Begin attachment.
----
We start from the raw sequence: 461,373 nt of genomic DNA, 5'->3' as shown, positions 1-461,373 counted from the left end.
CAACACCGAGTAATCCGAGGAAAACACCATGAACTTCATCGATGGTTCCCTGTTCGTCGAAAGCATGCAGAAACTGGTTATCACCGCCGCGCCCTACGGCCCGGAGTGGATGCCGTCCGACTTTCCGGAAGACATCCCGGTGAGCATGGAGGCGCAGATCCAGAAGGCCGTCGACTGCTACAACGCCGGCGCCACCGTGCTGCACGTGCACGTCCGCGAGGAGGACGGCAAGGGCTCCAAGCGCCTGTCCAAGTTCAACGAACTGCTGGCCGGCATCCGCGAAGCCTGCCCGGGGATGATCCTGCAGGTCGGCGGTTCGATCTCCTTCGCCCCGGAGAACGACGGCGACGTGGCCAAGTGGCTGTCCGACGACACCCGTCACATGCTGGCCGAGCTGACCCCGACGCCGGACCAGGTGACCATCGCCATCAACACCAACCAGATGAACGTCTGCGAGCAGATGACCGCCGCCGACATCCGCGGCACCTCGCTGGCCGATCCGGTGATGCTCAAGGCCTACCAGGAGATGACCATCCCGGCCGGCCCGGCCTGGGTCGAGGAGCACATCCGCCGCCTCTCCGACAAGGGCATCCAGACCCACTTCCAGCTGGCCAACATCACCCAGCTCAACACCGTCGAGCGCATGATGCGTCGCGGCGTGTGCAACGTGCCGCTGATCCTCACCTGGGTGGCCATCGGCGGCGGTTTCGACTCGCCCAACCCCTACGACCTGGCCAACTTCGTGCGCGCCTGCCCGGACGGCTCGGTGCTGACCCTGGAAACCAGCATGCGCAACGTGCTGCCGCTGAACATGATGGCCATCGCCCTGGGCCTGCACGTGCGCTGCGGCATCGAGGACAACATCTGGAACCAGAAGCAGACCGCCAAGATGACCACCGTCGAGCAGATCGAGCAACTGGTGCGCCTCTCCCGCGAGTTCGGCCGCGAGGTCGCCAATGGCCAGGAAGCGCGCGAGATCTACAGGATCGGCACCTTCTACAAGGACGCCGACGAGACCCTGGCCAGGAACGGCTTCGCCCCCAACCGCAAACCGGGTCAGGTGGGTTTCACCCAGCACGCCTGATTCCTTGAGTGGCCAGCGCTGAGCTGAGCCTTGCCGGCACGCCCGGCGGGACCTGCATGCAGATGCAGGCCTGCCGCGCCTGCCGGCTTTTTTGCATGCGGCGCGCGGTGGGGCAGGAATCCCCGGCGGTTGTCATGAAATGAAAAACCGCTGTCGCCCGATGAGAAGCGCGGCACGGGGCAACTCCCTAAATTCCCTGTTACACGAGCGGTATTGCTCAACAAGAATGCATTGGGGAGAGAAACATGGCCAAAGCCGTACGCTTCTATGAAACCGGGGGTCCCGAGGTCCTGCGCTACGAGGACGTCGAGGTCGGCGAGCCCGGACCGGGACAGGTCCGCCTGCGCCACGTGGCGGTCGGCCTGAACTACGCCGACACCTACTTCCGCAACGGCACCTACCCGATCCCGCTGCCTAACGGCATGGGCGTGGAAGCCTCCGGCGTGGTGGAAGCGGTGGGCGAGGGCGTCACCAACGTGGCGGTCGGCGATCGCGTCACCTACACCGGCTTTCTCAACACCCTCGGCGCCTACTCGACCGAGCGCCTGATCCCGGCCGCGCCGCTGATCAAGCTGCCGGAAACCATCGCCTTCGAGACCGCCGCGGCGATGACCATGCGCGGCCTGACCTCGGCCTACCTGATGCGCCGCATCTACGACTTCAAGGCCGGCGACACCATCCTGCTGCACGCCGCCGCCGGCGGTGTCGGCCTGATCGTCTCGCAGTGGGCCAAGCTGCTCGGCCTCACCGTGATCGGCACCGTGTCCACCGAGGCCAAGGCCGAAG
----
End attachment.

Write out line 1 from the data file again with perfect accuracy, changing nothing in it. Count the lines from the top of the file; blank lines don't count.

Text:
We start from the raw sequence: 461,373 nt of genomic DNA, 5'->3' as shown, positions 1-461,373 counted from the left end.